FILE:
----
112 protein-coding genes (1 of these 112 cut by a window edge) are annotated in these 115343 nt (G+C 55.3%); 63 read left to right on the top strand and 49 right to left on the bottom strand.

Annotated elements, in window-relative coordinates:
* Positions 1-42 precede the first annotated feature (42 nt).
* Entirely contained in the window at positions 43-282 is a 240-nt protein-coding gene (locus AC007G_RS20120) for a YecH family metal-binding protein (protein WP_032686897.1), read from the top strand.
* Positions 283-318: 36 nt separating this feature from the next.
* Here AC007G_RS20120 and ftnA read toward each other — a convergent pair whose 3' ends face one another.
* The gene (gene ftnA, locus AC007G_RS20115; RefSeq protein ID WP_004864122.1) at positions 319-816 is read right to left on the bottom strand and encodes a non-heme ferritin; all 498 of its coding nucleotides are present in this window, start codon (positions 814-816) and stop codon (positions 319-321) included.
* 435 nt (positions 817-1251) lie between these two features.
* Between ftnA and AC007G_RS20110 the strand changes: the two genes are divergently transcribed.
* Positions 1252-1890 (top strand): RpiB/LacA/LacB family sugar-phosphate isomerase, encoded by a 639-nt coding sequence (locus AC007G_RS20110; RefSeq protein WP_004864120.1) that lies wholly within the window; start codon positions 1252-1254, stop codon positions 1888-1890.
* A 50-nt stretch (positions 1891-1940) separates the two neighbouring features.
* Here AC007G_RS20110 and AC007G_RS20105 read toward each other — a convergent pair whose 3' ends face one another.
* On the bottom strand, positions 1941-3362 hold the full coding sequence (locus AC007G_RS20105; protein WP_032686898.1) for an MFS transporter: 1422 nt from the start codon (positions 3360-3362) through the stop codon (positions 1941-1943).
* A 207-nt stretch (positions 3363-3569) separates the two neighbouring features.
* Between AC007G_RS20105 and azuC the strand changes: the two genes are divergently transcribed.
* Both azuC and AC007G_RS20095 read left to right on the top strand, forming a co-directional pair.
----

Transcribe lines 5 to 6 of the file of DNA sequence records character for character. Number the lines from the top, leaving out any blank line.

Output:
* Positions 283-318: 36 nt separating this feature from the next.
* Here AC007G_RS20120 and ftnA read toward each other — a convergent pair whose 3' ends face one another.